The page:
We’re often asked by investors, healthcare professionals and companies we work with: What is digital health to you? The truth is the term can be defined many ways by different people. This post will outline some of the areas of digital health our team finds exciting and where we intend to invest most of our time, energy and dollars. If you have an exciting idea in these areas, reach out to us and we can chat.

A core thesis of HealthX is that HIT innovation will continue to progress even as electronic health records (EHR) have now almost completely penetrated the market. The focus for health systems and providers is now shifting from installing EHRs and qualifying for government incentives to leveraging technology solutions to provide more efficient care for patients. This also is happening in the context of a major shift in how providers are reimbursed, specifically in the transition from fee-for-service to value-based reimbursement.

The following are some of the areas where we see opportunities for technology solutions in the U.S. healthcare market. We will delve more deeply into each in future blog posts.

  • Interoperability Tools – Interoperability is the buzzword of the HIT sector currently, taking overconferences, leading to supposed inter-company feuds and even is the focus of the federal government. We see the promise in being able to better connect various systems being used by healthcare providers so duplicate documentation is prevented and user workflows are streamlined. Redox, which is working to solve some of these challenges through its interoperability engine, was the fund’s first investment.
  • Clinical Decision Support – Software tools used to assist clinicians in making better decisions for the care of their patients. CDS tools could include: computerized alerts and reminders to care providers and patients; clinical guidelines; condition-specific order sets; focused patient data reports and summaries; documentation templates; diagnostic support, and contextually relevant reference information.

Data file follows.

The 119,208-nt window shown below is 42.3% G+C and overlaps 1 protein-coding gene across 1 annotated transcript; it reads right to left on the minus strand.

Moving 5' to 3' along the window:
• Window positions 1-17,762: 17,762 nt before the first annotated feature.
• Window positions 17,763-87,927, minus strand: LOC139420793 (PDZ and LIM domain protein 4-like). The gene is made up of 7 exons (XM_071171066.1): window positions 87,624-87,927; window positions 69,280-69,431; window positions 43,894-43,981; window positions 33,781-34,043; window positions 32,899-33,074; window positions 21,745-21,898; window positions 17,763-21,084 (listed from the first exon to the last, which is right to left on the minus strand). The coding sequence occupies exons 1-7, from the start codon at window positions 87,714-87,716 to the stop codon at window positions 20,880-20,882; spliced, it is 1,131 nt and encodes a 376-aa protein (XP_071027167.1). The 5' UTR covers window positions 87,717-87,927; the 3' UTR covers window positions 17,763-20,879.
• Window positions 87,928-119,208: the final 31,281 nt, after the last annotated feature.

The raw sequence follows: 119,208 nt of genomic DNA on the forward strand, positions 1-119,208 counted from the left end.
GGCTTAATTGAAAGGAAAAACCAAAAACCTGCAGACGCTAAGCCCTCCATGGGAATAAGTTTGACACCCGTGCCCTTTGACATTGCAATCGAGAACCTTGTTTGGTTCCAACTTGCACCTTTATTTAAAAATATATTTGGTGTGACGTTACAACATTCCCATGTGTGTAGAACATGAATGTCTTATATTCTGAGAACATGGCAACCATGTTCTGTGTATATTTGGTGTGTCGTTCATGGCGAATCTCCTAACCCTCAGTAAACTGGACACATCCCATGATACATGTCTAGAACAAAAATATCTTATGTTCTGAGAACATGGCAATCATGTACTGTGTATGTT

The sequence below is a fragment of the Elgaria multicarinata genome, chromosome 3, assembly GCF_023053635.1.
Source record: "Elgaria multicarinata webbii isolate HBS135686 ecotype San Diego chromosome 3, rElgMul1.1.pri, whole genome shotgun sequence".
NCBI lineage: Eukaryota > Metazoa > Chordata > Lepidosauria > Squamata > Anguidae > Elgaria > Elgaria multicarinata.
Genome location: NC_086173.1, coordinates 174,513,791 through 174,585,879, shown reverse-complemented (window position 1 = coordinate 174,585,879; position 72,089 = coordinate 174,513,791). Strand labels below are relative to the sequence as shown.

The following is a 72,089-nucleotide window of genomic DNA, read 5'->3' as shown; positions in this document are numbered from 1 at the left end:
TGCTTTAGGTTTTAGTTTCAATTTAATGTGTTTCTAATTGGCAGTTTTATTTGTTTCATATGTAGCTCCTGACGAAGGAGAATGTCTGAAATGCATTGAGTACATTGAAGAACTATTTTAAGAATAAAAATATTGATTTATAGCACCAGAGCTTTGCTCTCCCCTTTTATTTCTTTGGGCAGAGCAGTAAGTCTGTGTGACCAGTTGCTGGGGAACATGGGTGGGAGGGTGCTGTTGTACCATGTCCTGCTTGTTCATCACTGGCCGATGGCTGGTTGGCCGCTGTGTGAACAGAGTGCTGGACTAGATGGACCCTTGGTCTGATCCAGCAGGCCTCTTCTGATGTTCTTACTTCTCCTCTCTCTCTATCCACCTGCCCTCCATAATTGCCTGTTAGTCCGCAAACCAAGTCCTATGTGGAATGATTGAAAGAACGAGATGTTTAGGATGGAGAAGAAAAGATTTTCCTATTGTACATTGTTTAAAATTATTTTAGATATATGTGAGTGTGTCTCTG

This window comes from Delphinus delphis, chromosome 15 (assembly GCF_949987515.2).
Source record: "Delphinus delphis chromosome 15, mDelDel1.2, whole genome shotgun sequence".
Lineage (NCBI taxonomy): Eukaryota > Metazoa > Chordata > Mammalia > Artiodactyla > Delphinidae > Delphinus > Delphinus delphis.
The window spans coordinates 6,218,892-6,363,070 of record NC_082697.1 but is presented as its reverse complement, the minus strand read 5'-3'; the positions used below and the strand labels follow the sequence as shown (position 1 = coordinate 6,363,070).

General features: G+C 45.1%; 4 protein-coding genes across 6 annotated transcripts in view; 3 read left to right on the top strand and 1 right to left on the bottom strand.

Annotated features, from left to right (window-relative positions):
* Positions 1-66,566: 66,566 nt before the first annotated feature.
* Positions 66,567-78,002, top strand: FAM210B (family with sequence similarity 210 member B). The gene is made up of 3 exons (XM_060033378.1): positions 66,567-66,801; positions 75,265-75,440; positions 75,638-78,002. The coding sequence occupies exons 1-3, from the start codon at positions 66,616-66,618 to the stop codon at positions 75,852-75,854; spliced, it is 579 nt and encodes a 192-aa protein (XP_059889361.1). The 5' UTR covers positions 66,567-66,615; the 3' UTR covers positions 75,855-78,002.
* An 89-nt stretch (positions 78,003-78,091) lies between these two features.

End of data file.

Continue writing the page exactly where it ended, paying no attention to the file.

• Analytics platforms – Utilizing “big data” to gain insight on financial, clinical and operational metrics.
  • Telemedicine – Allowing patients to get care remotely over video and leveraging device integration to get biometric readings. Telemedicine can include everything from using two-way video, email, smart phones, wireless tools and other forms of telecommunications technology.
  • Financial Decision Support – Tools to help healthcare organizations break down and manage their costs, letting them focus on the areas within their organization where financial efficiencies can be gained.
  • Population Health – A platform for health systems to help focus care on the various segments of their patient population and track outcomes. Solutions tend to be cloud-based subscription products that extract data from multiple health systems, and can sit on top of various data sources to help manage patient care and providers’ financial performance.
  • Coding – Tools to assist healthcare systems in codifying information in medical records to submit for reimbursement.
  • Billing and registration automation – Software to automate and improve the patient and user experience before and after their clinical visit, such as the billing process and events leading up to an office visit.
  • Security – Common to many industries, concern around the security of digital information is an even larger concern in the healthcare industry. Security and privacy tools that can help secure sensitive information, protecting it from hackers, identity or financial thieves or just from people who are not privy to the information is an area of huge need in healthcare.